Pittsburgh had the chance to all but lock up the second wildcard slot on Sunday, as they visited the beleaguered Jets, but after Duck Hodges threw up two ducks early that landed in Gang Green’s paws and staked New York a 10-0 lead, he got benched for former backup-come-starter Mason Rudolph, who has recovered quite nicely from his Miles Garrett induced cranial discomfort.  The comeback wouldn’t last too long, though, as Rudolph’s day was ended when he was gang tackled in the third, injuring his shoulder and ending his season. So, next week, against the best team in football, the Steelers will once more turn to the Duck with a chance to play in the postseason. It looks dicey, but if they can pull this off, I seriously think we can just hand Mike Tomlin the Coach-of-the-Year award.  

6. Oakland is alive

After the fan-riots that marked the end of an era for Raider fans, in the waning moments before we have to start calling them the Las Vegas Raiders, Oakland is still in the mix with one game to play.  I know. I didn’t believe it either. But its actually quite simple. If Oakland, Tennessee and Pittsburgh all end up at 8-8 after week seventeen AND out of contention Indy beats out of contention Jacksonville, Oakland will be in.  It’s not even that far-fetched. Oakland needs to beat Denver. That’s reasonable. Baltimore needs to beat Pittsburgh, which might be weird since Baltimore isn’t playing starters, but then again, neither is Pittsburgh. Baltimore SHOULD win.  Houston needs to beat the Titans again. That can and should happen. The only real head scratcher is Indy over Jacksonville. It’d say it’s a coin flip. Maybe 60-40 Indy. I don’t hate Oakland’s chances to make the postseason here.  

7. Jason Garrett is on the hot seat

You know whose chances I hate, despite still being in contention?  Dallas. Specifically, I hate Jason Garrett’s chances to keep his job after losing to Philly in week sixteen to drop below .500 and hand the NFC East to the Eagles.  Sure, Dallas can back into the playoffs as the division champs, but if they squeeze out the worst division in football at 8-8, do we really think Jerry Jones is looking to re-up the most mediocre coach in Dallas Cowboys history?  The guy has a decade of results behind him and he’s batting .556. That’s great for baseball, but in football, it means barely making the playoffs three years out of ten, with, it should be noted, a lot of talent on the roster almost every season.  It’s perpetual underperformance.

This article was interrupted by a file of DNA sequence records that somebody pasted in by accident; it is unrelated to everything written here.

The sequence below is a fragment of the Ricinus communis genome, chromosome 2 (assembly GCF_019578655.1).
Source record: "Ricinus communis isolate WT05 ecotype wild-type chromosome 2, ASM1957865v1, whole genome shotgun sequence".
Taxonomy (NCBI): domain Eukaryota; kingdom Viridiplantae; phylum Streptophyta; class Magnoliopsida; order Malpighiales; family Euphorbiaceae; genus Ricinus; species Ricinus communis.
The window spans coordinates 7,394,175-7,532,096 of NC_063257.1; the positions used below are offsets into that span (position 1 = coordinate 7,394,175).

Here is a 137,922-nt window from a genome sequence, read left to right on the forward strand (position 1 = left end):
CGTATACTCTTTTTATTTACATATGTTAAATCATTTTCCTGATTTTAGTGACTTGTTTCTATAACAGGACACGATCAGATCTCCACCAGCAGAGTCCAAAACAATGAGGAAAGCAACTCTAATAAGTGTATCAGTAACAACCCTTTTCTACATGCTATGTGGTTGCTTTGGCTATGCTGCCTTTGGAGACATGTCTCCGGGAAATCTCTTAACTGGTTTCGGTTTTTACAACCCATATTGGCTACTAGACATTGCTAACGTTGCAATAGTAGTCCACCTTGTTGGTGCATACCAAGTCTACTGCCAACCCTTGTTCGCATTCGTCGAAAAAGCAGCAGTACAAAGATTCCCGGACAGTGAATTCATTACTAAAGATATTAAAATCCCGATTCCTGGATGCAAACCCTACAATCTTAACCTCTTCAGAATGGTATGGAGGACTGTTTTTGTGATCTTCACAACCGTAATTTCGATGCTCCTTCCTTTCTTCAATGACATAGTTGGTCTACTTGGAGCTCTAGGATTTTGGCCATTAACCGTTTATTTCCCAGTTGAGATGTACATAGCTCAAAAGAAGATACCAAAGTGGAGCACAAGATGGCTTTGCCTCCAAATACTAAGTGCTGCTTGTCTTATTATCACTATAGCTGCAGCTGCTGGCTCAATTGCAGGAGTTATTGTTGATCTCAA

8. Cleveland’s regression is almost complete

Speaking of perpetual underperformance, how about those Browns.  How many teams can add OBJ to the roster and get worse? None. The answer is none, except for Cleveland, somehow.  I’m fairly certain that the Browns have got to see this season as weird kind of rock bottom. They might win seven games for the second consecutive season, but they chaos surrounding these guys is palpable.  Players begging other teams to rescue them. Everyone yelling at everyone. It’s bad. And Freddie Kitchens can’t find a way to steady the ship. It’s not his fault. He was a position coach. The promotion was probably more than he was ready for, and we’re seeing the results of that here and now. Can this talented roster make waves next year?  Maybe, but they’re going to need new management from the top down. I expect Kitchens won’t be the only Cleveland staffer sent packing on Black Monday. 

9. We might not see Tom Coughlin for a while

After the revelations about the fine-frenzied culture in Jacksonville, you had the feeling that something was going to have to happen to change the conversation.  If the word around the league is that players aren’t happy there, it could start to have an effect on their ability to draw top talent. They’ll need to bring in some bodies to get back to where they were just a few years back.  Minshew-Mania might be an improvement at quarterback, but the Jags have more than just one need.  

10. Chandler Jones is a beast

Four sacks.  Against Russell Wilson.  The guy is hard to catch and harder to tackle, getting him wrapped up and to the ground four times in a game is huge for a team, but unheard of for a solo guy.  Jones now leads the league with nineteen sacks, and a repeat performance next weekend will crown him as the single season sacks record holder. He was good in New England, but he’s at a different level this season with Arizona.  Whether or not Jones catches Michael Strahan, it’s an all-time great defensive season that got pretty much wasted in Arizona this year.